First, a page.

Calm/Assertive Procedures like this one give kids two choices and two choices only. Kids can either:
1. Be cooperative
2. Suffer the consequences of not being cooperative
Either way, we can be calm and empathetic because we do not allow this third option to exist:
3. Do whatever you want, develop bad behaviors, and become a person people don’t want to be around
The possibility of allowing choice C is what makes us angry, excitable, and sometimes irate because we love our kids and we know where kids who get to use choice C often end up.
Calm/Assertive Parenting Procedures like this one take into account all possible ways that kids will try to get to choice C. We stop those channels to C and reroute back to either choice A or B. We do this all without ever trying to control that which we cannot control.
Here We Go…
How often do kids experiment with seeing how rude they can be to their parents? Some level of Kid Experimentation with unkind words to their parent(s) is common, if not inevitable. The key to making rude words not work for kids is to quickly use a simple intervention. If that does not change the behavior, the below consequence will be necessary.
What Not to Do
Never deviate from the script described in Intervention #1. NEVER. In fact, the interventions are so simple, and so effective that you should never deviate from them. Any deviation will make it more complicated than it has to be.
Also, do not accept any way of speaking to you that is not perfectly polite, according to your personal standards and value structure.
What to Do: Setting the Limit
Apologize to your kid for any anger, lectures, or threats that you have used when dealing with this issue in the past. Let him know that you won’t use any of these hurtful tools anymore. Also let him know that you will be taking better care of yourself from now on and that you will only be talking to him when he uses kind words. Keep in mind- there is no possible way that this alone will stop him from using rude words.
What to Do: Intervention #1
As soon as he inevitably uses words that are not PERFECTLY polite, say the following:
“I talk to people who use kind words.”
Say this ONE TIME PER LIFETIME PER KID. Don’t ever repeat this. If he then speaks with kind words and continues to do so, you’re done. If not, or if he shapes up but then goes back to being rude, simply ask the following question:
“Who do I talk to?”
From then on, this question is the only thing you are allowed to say until you just can’t stand the sound of your kid’s obnoxious voice and have to move on to Intervention #2. Repeat this as much as you would like, but NEVER deviate from it!
What to Do: Intervention #2
If you just can’t deal with the obnoxious language from your kid, and you are tired of asking your one question, say the following:
“Oh, drat. I am going to go to my room, lock the door, and read my book. It’s more pleasant in there. I will have to do something about the way you are speaking to me sometime in the future. Don’t let that ruin your day, though.”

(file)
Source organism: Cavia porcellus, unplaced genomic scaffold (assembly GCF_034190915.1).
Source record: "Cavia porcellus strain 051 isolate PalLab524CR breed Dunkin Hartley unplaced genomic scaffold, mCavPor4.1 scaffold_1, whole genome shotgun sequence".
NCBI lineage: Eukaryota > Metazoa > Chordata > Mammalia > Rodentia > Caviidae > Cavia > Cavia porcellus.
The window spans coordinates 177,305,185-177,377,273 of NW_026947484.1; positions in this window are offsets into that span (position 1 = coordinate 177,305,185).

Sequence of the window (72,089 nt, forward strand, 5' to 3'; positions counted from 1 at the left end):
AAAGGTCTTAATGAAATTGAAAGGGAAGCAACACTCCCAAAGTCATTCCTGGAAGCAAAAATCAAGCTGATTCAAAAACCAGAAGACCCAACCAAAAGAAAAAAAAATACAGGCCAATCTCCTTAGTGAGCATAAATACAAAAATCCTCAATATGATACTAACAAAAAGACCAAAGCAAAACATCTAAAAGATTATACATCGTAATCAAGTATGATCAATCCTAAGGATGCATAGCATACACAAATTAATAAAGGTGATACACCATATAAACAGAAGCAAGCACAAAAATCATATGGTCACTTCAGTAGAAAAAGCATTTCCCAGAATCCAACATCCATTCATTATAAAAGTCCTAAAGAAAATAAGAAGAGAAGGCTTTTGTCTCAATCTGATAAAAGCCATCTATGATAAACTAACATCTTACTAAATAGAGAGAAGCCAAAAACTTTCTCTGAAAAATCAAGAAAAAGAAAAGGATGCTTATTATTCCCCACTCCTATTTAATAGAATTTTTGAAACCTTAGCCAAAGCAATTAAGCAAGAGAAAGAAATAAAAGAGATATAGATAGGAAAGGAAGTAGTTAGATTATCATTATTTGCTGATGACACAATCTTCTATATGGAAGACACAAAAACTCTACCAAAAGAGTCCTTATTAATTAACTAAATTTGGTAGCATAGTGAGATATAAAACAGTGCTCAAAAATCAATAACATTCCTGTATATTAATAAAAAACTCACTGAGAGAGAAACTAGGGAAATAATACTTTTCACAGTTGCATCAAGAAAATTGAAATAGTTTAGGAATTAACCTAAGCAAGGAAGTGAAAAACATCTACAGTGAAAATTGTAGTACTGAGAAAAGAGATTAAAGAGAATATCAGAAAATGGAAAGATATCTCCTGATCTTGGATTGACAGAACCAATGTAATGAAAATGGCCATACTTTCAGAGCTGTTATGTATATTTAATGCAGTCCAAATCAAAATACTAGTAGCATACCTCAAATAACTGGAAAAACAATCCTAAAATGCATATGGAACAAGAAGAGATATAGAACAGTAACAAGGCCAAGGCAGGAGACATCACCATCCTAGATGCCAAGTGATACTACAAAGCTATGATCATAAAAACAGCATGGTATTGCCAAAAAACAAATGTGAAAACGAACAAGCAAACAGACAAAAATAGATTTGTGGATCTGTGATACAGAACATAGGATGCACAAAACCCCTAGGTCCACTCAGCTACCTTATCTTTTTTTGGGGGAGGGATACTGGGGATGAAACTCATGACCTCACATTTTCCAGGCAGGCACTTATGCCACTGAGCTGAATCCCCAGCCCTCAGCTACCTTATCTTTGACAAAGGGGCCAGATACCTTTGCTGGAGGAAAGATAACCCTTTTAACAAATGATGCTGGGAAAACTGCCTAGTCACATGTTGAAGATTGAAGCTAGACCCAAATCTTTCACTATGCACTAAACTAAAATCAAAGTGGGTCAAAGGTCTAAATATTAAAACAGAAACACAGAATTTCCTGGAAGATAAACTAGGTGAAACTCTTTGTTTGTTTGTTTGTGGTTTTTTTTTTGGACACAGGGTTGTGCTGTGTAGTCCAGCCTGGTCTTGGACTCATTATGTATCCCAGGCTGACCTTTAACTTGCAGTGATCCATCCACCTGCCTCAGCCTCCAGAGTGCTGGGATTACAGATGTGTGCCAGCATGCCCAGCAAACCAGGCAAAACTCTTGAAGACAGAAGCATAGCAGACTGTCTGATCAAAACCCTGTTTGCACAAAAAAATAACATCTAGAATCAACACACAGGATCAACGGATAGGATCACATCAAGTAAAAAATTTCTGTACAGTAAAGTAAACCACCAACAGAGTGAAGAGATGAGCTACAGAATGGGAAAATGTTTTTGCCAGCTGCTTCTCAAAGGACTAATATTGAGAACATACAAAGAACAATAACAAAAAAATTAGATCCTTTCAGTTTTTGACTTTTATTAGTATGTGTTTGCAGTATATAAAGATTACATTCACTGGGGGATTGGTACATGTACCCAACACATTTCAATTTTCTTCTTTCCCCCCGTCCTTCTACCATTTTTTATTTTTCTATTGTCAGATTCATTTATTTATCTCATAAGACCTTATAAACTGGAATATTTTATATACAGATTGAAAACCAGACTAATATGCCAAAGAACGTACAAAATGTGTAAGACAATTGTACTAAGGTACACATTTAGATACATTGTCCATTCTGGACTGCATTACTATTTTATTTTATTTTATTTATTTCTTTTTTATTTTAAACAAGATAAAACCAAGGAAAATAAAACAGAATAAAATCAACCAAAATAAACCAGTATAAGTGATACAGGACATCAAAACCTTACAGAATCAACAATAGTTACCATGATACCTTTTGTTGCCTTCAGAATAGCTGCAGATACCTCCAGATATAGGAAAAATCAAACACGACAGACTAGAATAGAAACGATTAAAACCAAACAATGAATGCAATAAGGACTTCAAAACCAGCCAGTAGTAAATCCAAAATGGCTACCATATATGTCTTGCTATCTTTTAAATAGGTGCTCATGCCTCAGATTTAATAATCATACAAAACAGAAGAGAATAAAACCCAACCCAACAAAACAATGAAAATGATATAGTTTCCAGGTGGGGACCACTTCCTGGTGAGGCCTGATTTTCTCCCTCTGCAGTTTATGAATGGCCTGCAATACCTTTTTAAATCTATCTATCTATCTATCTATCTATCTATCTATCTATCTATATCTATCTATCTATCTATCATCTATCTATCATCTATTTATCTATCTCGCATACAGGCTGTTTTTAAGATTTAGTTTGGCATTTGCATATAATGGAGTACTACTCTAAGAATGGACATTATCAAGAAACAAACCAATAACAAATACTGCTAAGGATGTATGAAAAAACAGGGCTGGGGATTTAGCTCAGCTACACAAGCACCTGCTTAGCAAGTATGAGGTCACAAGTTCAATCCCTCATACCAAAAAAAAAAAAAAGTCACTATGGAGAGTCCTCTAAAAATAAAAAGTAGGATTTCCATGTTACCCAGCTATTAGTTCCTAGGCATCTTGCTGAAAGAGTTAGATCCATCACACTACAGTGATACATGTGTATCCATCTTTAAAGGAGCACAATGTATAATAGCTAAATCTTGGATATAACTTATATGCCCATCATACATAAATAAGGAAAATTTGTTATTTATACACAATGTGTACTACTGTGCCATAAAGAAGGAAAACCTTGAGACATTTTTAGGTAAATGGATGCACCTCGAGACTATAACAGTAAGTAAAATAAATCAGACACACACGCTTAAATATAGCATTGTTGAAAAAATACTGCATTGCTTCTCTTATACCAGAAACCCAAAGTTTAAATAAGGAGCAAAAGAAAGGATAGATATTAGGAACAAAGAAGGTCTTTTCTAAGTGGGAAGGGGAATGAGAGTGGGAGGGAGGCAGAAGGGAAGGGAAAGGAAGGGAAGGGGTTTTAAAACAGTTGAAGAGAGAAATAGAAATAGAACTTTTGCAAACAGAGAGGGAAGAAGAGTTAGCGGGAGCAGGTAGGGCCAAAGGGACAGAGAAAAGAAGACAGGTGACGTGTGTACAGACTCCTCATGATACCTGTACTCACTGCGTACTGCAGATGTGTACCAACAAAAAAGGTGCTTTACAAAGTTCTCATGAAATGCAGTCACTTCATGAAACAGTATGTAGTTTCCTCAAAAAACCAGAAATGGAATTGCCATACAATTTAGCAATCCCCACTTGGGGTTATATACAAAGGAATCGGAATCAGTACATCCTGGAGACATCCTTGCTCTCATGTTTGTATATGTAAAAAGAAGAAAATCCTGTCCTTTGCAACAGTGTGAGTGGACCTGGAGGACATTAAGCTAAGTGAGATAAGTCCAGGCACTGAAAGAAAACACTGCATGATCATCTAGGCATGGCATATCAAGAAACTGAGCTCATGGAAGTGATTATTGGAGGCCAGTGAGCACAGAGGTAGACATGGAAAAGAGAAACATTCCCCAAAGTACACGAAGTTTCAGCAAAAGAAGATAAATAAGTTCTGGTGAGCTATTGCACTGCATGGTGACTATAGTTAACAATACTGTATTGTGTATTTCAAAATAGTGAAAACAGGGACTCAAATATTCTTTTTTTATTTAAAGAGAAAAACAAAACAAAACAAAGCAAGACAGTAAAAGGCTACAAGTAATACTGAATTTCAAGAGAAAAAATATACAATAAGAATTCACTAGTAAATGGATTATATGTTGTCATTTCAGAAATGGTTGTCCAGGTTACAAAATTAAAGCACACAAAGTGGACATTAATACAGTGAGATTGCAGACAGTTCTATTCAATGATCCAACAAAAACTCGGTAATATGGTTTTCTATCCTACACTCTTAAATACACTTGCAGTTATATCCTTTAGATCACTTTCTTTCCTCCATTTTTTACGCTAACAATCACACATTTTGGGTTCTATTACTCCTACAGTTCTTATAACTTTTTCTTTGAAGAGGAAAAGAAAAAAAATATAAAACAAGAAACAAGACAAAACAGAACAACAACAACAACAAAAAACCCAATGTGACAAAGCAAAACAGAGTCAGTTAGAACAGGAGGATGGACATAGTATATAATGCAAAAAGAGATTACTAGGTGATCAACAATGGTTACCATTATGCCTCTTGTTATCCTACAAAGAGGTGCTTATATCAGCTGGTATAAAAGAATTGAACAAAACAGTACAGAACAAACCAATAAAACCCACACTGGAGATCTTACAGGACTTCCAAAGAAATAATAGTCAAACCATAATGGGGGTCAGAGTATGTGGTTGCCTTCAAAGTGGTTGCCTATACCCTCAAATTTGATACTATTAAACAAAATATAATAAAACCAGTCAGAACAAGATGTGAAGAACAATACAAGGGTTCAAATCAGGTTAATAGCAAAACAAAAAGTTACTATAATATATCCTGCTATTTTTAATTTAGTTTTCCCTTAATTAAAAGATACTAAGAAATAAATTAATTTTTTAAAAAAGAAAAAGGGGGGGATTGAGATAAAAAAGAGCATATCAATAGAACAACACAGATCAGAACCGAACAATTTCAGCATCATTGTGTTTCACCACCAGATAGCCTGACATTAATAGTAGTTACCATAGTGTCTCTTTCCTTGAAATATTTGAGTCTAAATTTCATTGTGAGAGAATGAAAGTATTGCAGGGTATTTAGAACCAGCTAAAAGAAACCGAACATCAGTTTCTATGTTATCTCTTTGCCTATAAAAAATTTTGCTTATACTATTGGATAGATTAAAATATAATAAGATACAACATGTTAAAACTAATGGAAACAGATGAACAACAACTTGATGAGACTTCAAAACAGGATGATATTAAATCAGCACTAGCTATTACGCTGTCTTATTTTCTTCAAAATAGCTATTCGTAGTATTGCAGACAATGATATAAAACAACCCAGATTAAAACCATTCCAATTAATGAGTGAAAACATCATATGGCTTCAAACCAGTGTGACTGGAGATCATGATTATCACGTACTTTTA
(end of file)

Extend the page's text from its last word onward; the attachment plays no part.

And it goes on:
What to Do: The Consequence
Later, let your child know, with sadness and empathy, that he is currently struggling with using kind words. Let him know that you love him too much than to let him go through life thinking that he will be able to be happy and successful if he continues to use rude words. Let him know that you will take your time and energy to train him to use kind words instead of rude words.
Let him know that from now on, he will only leave the house to go to school. This includes any sports, activities, dates, etc. While at home, a significant of time will need to be in your presence, practicing not using unkind words. This can simply be spent not being rude. Just being quiet can qualify. If you would like to add having pleasant conversations as part of these practice sessions, simply initiate these conversations. Your kid refusing to practice the pleasant conversations is a sign that he still needs more practice, and you can let him know that at the moment of the refusal. The same goes for any rude talk. Any rude talk or actions during this consequence should be met with the following words EVERY TIME:
“Oh, drat. Looks like more practice is necessary.”
The longer your kid continues to be rude, the better. With these actions, he is saying the following to you:
“I need more practice in order to be successful in life. Train me.”
“Oh, drat” is merely a place holder. You can substitute any word or sound that you wish to show calm sadness. Don’t leave this out though (it may stop you from saying or doing something that you regret).
Do what you need to do to keep your kid and house safe. If you have a kid who is small enough to carry, you can have him go to his room instead of you going to your room. His room should have no technology in it and be “tantrum-proof”- it needs to be totally safe no matter what kind of tantrum-oriented behaviors your kid uses.
If your kid is bigger, and you are worried about him tearing up the house, have a “Replacement Parent” on call. If you have a belligerent kid, make the call, have them come over, and leave and go get dinner, go to the salon, or do some kind of self-care ritual. Ask the Replacement Parent to act in a minimally engaged way with your kid, while still monitoring and ignoring him. The trick here is that your kid isn’t angry at the other adult. He is angry at you. Chances are, the other adult coming over and replacing you will curb the tantrum. As always, if a kid is so belligerent that he is dangerous, a call to your local police station may be necessary.